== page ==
Smart data from Big Data in the rail arena
Quality over quantity. That’s the principle which Matthias Landgraf believes underpins the value of ‘Big Data’ in the rail sector, and one which he will be sharing with rail professionals from across the world at the forthcoming RailTech Europe 2017. [/text]
A scientific senior scientist at the esteemed TU Graz’s Institute of Railway Engineering and Transport Economy, Matthias is one of Europe’s foremost experts on the use of Big Data in railways. And it is his assertion that extracting Big Data – in whatever form that might take, be it trackside, on-board or other infrastructure – does not go far enough. To make best use of the information available and influence long-term planning, identifying ‘smart data’ is the key to ensuring safety and optimising life-cycle costs.
“It is about ascertaining which elements are the most critical, and which require the most priority,” says Matthias, who will be presenting Smart Data in Asset Management for Railway Track on Day two of RailTech Europe 2017, which takes place at the Jaarbeurs Utrecht on March 28, 29 and 30.
“This is, in fact, a two-step approach,” he adds. “First you have to ascertain the most critical elements and assets, and secondly you have to fully explore which data and further one which type of data analyses enables the evaluation of the asset’s condition.
“The most important elements are the ones influencing safety and life-cycle costs. The former increases the risk of accidents and decreases the availability when in inadequate condition. The latter are elements with high maintenance demands and/or defining the assets’ service life.”
In 2006 TU Graz established a data ‘warehouse’ containing track information covering some 4,000 kilometres of Austria’s rail network. Comprising one billion data records, the challenge is to find a way of extracting this Big Data into a smart data application for railway track asset management – an enormous undertaking by anyone’s standards.
“The data warehouse evolved since 2006 in close cooperation with Austrian Federal Railways (ÖBB),” says Matthias. “Over the years the warehouse was supplemented steadily with data from ÖBB as well as calculated innovative parameters established at Graz University of Technology.”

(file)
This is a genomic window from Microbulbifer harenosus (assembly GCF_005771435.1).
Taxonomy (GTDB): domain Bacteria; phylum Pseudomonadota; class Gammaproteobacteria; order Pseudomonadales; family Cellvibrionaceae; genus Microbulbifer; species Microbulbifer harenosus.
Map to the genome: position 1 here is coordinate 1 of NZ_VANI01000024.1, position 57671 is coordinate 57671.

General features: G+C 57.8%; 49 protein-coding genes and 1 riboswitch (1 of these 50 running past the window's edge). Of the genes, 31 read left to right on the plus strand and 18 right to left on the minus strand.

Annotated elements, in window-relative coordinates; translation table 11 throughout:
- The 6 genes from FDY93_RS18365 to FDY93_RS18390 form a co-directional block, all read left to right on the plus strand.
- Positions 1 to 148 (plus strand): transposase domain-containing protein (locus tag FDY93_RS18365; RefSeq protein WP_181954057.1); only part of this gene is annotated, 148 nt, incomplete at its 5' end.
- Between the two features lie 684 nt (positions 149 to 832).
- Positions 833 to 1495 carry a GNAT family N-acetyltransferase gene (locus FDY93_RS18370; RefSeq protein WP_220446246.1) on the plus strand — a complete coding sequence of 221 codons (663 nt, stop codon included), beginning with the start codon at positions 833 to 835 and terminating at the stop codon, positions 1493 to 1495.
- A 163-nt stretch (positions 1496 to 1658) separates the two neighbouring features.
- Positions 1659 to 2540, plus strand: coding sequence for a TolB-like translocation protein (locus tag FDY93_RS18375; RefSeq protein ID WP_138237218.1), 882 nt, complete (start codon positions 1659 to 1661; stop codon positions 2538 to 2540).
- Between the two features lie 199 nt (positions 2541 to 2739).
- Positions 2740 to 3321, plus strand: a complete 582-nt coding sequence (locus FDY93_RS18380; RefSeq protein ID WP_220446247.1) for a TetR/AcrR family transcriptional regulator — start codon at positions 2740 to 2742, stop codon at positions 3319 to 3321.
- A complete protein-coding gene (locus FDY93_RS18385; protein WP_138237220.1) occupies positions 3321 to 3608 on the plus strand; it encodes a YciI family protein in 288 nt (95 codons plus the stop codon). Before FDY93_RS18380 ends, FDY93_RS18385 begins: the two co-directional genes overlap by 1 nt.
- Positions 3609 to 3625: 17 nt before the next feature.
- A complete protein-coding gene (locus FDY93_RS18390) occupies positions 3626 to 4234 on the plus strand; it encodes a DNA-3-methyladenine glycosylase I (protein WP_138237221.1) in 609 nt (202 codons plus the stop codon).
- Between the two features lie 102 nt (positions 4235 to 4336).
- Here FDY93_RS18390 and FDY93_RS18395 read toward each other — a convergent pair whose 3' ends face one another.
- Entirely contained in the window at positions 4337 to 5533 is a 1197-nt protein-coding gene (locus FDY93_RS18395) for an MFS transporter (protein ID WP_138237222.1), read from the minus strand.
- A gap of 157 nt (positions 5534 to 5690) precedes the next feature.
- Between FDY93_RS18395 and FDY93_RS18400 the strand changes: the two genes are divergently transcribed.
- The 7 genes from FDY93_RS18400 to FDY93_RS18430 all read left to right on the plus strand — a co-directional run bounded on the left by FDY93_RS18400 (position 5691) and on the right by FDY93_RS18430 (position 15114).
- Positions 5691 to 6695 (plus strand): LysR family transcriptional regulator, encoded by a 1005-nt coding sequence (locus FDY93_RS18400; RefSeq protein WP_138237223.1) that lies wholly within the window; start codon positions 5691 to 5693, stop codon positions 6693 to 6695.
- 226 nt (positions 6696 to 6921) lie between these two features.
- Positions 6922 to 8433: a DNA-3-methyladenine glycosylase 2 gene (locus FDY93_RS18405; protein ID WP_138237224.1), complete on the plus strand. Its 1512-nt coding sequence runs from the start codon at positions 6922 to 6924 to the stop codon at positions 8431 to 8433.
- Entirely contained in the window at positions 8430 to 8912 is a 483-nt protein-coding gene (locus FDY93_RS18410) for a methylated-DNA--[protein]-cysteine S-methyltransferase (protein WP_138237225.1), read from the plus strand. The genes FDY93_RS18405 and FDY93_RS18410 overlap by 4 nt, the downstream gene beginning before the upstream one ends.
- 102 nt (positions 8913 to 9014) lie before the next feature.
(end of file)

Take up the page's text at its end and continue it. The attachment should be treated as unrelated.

He strongly advocates a two-sided approach to the practice of net-wide asset management using Big Data analyses.
“This combines strategic top-down and bottom-up approaches,” he says. “Within the top-down approach for asset data, we conduct online strategic analyses which are based mainly on economic considerations. The bottom-up approach is based, as far as possible, on automized technical condition evaluation of every specific cross section of track measurement data. So, as one example the ideal point of time for renewal of track infrastructure can be distinguished by combining the technical condition with economic calculations.”
He also acknowledges that, inevitably, there will always be certain barriers – people being people – to achieving the project’s aims.
“Of course, there is always the issue of acceptance of new approaches,” he says. “In Europe I believe that many track engineers getting more and more used to trusting in measurement data and its possibilities. The most important thing is to include everyone within the process and try to keep solutions as simple as possible. My advice is this: Keep the analysis and calculations in the background and provide simple and understandable figures on the operators’ interface.”
Given the immense technical challenges faced, there is also the need to remember that technology is not infallible, and that a ‘common sense’ attitude must always be part of the equation.
“We already have enough data to play around with in railways,” says Matthias. “Connecting the dots and drawing useful conclusions is what leads to an increase of quality and efficiency. This requires functional knowledge – both IT and expert knowledge in railways.”
And if there was one key message for delegates to take away from his presentation next month?
“The amount of data is neither the problem nor the big deal. A proper Railway Asset Management requires functional knowledge – both IT and Railway skills – in order to get smart data out of big data.”
For more information about RailTech Europe 2017 visit the website.